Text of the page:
Features

Power to the people

Politics | From abortion to stem cells to property rights, some of the most important votes this November will be on ballot measures

Issue: "Can't run or hide," Oct. 14, 2006

By the time his fellow lawmakers elected John Andrews president of the Colorado state senate, the state had already imposed term limits on its legislators and its governor. But Andrews had long felt that judges needed limits, too. And a string of heavy-handed, left-leaning decisions by the state's highest courts-including a 2002 case in which the Colorado Supreme Court invoked a 150-year-old Mexican land grant to give hundreds of local residents free access to 77,000 acres of a rancher's private property-convinced Andrews to act. While serving in the state senate from 1998 to 2005, he tried twice to pass term limits for Supreme Court and appeals court judges.

"Those efforts were turned aside by the establishment," Andrews, 62, of Centennial, Colo., told WORLD. Now, a year after terming out himself, Andrews is using his state's ballot measure process to take the issue of judicial term limits directly to the people. If Colorado's Amendment 40 passes, the state will be the first to enact term limits for Supreme Court judges. A recent Rocky Mountain News poll showed the measure leading by 54 percent to 37 percent.

Thirty-four states allow citizens to exercise "direct democracy" in one or more forms, including ballot initiative, constitutional amendment, referendum, and recall, according to the Direct Democracy League. This year more states are using that power than in any election in a decade. More than 200 measures will appear on ballots in 36 states. Many of them attempt to work change on hot-button issues like eminent domain, abortion, illegal immigration, and gay marriage-and are direct indicators of voter dissatisfaction with legislatures and the courts.

We see you’ve been enjoying the content on our exclusive member website. Ready to get unlimited access to all of WORLD’s member content?
Get your risk-free, 30-Day FREE Trial Membership right now.
(Don’t worry. It only takes a sec—and you don’t have to give us payment information right now.)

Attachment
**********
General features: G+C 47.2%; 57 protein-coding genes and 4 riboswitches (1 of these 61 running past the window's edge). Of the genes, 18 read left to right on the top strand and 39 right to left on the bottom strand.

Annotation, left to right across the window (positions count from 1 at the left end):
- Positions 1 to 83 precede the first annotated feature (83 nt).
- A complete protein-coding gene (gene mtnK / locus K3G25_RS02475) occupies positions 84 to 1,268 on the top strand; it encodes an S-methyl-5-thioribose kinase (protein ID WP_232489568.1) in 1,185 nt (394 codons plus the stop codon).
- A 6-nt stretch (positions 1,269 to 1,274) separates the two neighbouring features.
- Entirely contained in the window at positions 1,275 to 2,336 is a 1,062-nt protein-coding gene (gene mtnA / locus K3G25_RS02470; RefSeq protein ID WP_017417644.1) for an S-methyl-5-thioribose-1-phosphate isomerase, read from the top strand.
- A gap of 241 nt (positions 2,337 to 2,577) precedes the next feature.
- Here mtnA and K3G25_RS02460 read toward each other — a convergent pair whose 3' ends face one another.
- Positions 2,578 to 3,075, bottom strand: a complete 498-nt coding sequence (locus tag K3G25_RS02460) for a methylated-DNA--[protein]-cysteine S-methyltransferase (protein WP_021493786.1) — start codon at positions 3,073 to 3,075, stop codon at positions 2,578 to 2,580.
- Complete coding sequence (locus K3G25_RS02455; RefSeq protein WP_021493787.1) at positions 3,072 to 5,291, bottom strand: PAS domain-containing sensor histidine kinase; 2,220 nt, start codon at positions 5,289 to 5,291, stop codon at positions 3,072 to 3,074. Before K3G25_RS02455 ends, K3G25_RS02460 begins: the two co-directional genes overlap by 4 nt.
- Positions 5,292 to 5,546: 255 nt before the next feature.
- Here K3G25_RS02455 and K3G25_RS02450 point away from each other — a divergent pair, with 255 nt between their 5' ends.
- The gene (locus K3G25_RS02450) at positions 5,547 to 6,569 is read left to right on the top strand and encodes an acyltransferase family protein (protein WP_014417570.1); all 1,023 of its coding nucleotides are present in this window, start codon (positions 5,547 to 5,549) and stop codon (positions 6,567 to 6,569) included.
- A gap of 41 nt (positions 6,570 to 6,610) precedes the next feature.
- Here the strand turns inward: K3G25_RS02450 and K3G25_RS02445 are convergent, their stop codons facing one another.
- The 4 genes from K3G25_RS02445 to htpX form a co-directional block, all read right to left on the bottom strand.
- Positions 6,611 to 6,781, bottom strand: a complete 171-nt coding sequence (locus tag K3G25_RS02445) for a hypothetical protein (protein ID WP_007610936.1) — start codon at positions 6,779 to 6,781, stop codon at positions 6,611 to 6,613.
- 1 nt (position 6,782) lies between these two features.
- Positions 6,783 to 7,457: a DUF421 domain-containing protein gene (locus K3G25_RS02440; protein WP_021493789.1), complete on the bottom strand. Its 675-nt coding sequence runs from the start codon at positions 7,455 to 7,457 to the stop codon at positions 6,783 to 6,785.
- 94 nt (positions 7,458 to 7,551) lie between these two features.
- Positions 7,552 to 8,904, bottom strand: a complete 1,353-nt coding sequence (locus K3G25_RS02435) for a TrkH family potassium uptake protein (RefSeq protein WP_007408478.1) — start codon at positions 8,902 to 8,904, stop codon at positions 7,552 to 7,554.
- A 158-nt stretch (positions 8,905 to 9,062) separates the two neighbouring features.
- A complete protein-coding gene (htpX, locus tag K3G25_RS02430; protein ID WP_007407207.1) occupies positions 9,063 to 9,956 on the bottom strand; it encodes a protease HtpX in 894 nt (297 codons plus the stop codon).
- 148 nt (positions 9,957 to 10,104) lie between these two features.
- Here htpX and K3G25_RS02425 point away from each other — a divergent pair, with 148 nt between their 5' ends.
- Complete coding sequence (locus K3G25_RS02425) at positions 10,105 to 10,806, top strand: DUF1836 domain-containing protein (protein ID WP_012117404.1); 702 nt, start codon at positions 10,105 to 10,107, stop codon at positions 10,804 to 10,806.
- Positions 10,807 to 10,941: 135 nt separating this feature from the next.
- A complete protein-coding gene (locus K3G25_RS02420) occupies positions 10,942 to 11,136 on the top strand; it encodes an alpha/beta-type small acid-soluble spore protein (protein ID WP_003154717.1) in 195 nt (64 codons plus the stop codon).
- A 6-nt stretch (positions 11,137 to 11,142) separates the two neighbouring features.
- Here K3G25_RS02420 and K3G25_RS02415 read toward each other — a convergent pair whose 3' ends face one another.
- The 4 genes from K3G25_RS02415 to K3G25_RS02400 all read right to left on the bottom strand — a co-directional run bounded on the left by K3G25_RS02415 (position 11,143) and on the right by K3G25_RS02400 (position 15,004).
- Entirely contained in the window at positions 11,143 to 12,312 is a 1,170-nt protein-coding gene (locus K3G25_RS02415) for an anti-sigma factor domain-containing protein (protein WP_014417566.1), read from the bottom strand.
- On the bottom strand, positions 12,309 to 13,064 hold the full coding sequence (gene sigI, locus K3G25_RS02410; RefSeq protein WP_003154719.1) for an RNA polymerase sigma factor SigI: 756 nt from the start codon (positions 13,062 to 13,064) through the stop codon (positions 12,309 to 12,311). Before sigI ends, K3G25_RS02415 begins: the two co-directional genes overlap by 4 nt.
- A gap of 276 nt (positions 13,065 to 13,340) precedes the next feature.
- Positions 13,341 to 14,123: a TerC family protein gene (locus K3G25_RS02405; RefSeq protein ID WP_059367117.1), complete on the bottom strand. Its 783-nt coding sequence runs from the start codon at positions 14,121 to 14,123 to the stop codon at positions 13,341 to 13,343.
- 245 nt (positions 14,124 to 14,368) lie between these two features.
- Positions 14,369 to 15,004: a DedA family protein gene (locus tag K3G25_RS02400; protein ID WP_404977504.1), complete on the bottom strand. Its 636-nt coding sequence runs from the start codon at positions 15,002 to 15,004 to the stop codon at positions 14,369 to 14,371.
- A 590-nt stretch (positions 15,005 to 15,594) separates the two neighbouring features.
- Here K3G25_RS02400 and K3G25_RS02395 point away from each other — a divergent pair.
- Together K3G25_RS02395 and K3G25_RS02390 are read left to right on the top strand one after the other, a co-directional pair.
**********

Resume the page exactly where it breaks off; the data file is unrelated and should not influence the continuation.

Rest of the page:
Get your risk-free, 30-Day FREE Trial Membership right now.

In Arizona, for example, where illegal immigration is a hot button, voters are using the initiative process to try to limit certain public services to legal residents and, in a measure viewed as largely symbolic, make English the state's official language.

Citizens in eight states continue the grassroots attempt to shield traditional marriage from liberal legislatures and courts.

And the issues of eminent domain and private property landed on the November ballot in 12 states as a direct result of outrage that followed the U.S. Supreme Court's 2005 Kelo decision. That ruling broadened eminent domain-the power of government jurisdictions to seize private property-to include the power to seize property for profit, such as commercial development, rather than solely for civic improvement, such as highway expansion. Now, citizens in states from California to New Hampshire are seeking to trim state power foisted on them by the federal judiciary.

"Colorado and other states that have the initiative option are very fortunate to have a safety valve to bypass legislatures and the political establishment where special interests often have incumbents locked up," said Andrews, now a fellow with the Claremont Institute (which is not affiliated with the term-limits measure). "Citizens and voters sometimes need a brake and sometimes an accelerator to reclaim control of a political system that is too much dominated by insiders."

Direct democracy does have its drawbacks, Andrews noted, enabling moneyed special interests to hire paid signature gatherers and put narrowly tailored measures on the ballot.

In Missouri, for example, a coalition of business leaders, researchers, and patient advocates is attempting to amend the state's constitution to legalize embryonic stem-cell research in the state.

Amendment 2, funded almost totally by 82-year-old Kansas billionaire James Stowers, founder of the Stowers Institute for Medical Research, is a preemptive strike meant to ward off current legislative attempts to ban such research. Supporters paint the measure as one that protects the ability of researchers to seek cures for such conditions as Alzheimer's and diabetes while banning human cloning. But those who oppose Amendment 2 say that the bill's language is deceptive and actually authorizes human cloning so long as no babies are born Also, they say amendment backers are trying to turn Missouri into the "Show-Me the Money" state.

Missouri business leaders have in recent years been trying to establish the state as a biotech hub. But embryonic stem-cell researchers there, as elsewhere, are facing a dearth of dollars from private investors. Amendment 2 would allow them to tap into any future federal funding but might also pave the way to state funding.

In other states that have legalized such research, including California and New Jersey, the state quickly followed with generous grants to fund it. A failure to do so, state officials argued, might prompt biotech firms to move their jobs and tax revenues to greener pastures.

The Missouri money trail leads all the way to the U.S. Patent and Trademark Office. The University of Missouri holds a patent involving embryonic stem-cell research and the Stowers Institute applied for at least one a year ago. If granted, the Stowers patent would require researchers to pay the institute each time they used its proprietary process to control stem-cell "self-renewal" and differentiation. The existence of the application raises a question: Is James Stowers' motive altruistic or profit-seeking?

Comments

You must be a WORLD member to post comments.

    Keep Reading

     

    From cool to cold

    A long-term study finds middle-school popularity often doesn’t end well